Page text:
1Division of Rheumatology, University College London, Rayne Institute, 5 University St, London, UK.
2Hospital General Universitario, Gregorio Marañón, 28007, Madrid, Spain.
B cell depletion therapy based on rituximab is a therapeutic option for refractory disease in patients with Systemic Lupus Erythematosus (SLE). The aim of this observational study was to document long-term effects on B cell function by following serum immunoglobulin levels in patients with SLE treated with rituximab in routine clinical practice.
We included 57 consecutive patients with SLE treated with rituximab and concomitant/sequential immunosuppressants and measured serum total IgG, IgM, and IgA and IgG anti-dsDNA antibodies over a median of 48 months most recent follow-up. Flow cytometry was used prospectively to assess B-cell phenotypes in 17/57 patients.
Twelve patients (21%) had persistent IgM hypogammaglobulinemia (<0.4 g/L) and 3/55 (5%) had low IgG (<7g/L) at most recent follow-up (range 12-144 months). This was not associated with serious adverse events or high anti-dsDNA antibodies (>1000IU/ml; normal<50IU/ml). Factors predictive of low serum IgM included: baseline serum IgM ≤0.8g/L (receiver-operated-curve analysis) and subsequent therapy with mycophenolate mofetil (MMF) (odds ratio=6.8 compared with other immunosuppressants). In patients maintaining normal IgM levels (9/17), the frequency of circulating IgD+CD27+ B cells was significantly higher (p=0.05). At 12 months after rituximab, 7/30 SLE patients with baseline anti-dsDNA≤1000 IU/ml had lost seropositivity.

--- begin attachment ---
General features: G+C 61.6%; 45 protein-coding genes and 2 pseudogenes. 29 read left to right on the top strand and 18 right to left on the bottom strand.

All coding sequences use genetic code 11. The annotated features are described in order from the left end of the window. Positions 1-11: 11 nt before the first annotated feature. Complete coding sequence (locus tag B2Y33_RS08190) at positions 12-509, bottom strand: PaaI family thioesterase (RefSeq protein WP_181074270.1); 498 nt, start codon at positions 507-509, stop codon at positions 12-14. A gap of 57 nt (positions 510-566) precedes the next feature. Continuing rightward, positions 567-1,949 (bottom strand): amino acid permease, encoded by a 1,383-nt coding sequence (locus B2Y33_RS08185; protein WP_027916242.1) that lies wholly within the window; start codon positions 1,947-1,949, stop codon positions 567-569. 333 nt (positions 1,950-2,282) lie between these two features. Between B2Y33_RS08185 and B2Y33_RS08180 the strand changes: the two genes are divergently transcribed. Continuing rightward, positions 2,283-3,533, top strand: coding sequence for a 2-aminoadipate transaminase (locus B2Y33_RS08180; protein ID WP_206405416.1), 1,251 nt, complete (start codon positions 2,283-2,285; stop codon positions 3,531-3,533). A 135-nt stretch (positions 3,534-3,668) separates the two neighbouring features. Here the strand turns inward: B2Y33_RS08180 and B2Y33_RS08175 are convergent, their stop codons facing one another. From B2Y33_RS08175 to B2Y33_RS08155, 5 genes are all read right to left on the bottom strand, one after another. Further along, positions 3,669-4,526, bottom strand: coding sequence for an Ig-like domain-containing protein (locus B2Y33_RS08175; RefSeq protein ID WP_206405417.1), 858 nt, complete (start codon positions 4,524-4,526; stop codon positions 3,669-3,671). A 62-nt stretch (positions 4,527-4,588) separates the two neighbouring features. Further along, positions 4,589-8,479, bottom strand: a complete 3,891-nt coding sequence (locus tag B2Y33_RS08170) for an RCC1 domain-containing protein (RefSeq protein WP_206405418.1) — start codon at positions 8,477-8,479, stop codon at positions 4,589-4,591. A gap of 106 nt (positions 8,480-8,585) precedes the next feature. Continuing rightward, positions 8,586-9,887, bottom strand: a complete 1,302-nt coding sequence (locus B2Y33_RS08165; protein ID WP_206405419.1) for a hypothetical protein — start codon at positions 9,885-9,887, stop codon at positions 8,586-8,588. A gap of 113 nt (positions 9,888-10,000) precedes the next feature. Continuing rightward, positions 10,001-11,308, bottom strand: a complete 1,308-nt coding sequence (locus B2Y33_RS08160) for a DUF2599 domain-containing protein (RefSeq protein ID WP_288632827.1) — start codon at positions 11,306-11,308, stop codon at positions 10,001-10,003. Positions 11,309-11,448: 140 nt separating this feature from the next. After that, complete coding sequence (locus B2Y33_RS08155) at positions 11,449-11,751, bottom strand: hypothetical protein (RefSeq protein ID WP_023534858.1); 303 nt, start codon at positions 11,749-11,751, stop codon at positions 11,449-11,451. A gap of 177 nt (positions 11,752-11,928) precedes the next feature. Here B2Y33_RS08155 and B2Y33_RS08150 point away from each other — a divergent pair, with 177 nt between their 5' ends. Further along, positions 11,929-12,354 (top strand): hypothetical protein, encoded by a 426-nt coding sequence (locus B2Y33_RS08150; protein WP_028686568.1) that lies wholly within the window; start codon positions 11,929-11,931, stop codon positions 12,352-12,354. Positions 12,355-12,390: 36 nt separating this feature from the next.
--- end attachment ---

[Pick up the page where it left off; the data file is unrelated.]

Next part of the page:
Lower baseline serum IgM levels and sequential therapy with MMF were predictive of IgM hypogammaglobulinemia after rituximab in SLE, but this was not associated with higher levels of anti-dsDNA antibodies or an increased risk of infections. This provides useful directions for clinicians regarding rituximab and sequential immunosuppressive treatment for patients with SLE.